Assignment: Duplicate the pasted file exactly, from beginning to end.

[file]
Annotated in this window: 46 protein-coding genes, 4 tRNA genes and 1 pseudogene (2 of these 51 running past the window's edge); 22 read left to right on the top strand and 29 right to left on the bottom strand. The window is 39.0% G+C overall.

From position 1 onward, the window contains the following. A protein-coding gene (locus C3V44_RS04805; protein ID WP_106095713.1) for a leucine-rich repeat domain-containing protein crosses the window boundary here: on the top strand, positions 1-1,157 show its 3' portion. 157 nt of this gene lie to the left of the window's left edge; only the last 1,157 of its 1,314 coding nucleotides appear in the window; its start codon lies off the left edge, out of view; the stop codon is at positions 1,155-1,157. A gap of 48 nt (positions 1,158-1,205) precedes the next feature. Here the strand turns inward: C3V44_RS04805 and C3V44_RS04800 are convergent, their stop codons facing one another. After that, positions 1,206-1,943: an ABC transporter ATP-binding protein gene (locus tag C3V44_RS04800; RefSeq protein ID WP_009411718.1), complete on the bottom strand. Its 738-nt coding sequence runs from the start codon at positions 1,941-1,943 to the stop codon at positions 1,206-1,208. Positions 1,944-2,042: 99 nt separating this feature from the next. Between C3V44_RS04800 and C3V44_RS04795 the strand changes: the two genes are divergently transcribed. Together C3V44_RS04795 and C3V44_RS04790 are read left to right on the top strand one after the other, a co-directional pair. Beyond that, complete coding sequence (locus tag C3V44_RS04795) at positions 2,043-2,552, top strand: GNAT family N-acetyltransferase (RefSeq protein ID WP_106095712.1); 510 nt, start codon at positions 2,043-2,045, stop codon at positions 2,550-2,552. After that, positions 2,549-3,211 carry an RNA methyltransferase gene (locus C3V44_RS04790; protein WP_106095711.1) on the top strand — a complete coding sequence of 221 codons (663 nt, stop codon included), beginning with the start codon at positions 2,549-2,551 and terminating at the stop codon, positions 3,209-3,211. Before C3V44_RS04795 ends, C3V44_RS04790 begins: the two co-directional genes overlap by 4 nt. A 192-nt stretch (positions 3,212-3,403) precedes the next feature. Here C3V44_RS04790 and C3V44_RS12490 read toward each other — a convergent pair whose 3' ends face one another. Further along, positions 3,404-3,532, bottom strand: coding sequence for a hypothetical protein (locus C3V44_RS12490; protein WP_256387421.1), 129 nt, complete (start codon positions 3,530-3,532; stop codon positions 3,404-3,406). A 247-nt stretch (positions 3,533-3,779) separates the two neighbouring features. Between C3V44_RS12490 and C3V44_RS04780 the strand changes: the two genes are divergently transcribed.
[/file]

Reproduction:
Annotated in this window: 46 protein-coding genes, 4 tRNA genes and 1 pseudogene (2 of these 51 running past the window's edge); 22 read left to right on the top strand and 29 right to left on the bottom strand. The window is 39.0% G+C overall.

From position 1 onward, the window contains the following. A protein-coding gene (locus C3V44_RS04805; protein ID WP_106095713.1) for a leucine-rich repeat domain-containing protein crosses the window boundary here: on the top strand, positions 1-1,157 show its 3' portion. 157 nt of this gene lie to the left of the window's left edge; only the last 1,157 of its 1,314 coding nucleotides appear in the window; its start codon lies off the left edge, out of view; the stop codon is at positions 1,155-1,157. A gap of 48 nt (positions 1,158-1,205) precedes the next feature. Here the strand turns inward: C3V44_RS04805 and C3V44_RS04800 are convergent, their stop codons facing one another. After that, positions 1,206-1,943: an ABC transporter ATP-binding protein gene (locus tag C3V44_RS04800; RefSeq protein ID WP_009411718.1), complete on the bottom strand. Its 738-nt coding sequence runs from the start codon at positions 1,941-1,943 to the stop codon at positions 1,206-1,208. Positions 1,944-2,042: 99 nt separating this feature from the next. Between C3V44_RS04800 and C3V44_RS04795 the strand changes: the two genes are divergently transcribed. Together C3V44_RS04795 and C3V44_RS04790 are read left to right on the top strand one after the other, a co-directional pair. Beyond that, complete coding sequence (locus tag C3V44_RS04795) at positions 2,043-2,552, top strand: GNAT family N-acetyltransferase (RefSeq protein ID WP_106095712.1); 510 nt, start codon at positions 2,043-2,045, stop codon at positions 2,550-2,552. After that, positions 2,549-3,211 carry an RNA methyltransferase gene (locus C3V44_RS04790; protein WP_106095711.1) on the top strand — a complete coding sequence of 221 codons (663 nt, stop codon included), beginning with the start codon at positions 2,549-2,551 and terminating at the stop codon, positions 3,209-3,211. Before C3V44_RS04795 ends, C3V44_RS04790 begins: the two co-directional genes overlap by 4 nt. A 192-nt stretch (positions 3,212-3,403) precedes the next feature. Here C3V44_RS04790 and C3V44_RS12490 read toward each other — a convergent pair whose 3' ends face one another. Further along, positions 3,404-3,532, bottom strand: coding sequence for a hypothetical protein (locus C3V44_RS12490; protein WP_256387421.1), 129 nt, complete (start codon positions 3,530-3,532; stop codon positions 3,404-3,406). A 247-nt stretch (positions 3,533-3,779) separates the two neighbouring features. Between C3V44_RS12490 and C3V44_RS04780 the strand changes: the two genes are divergently transcribed.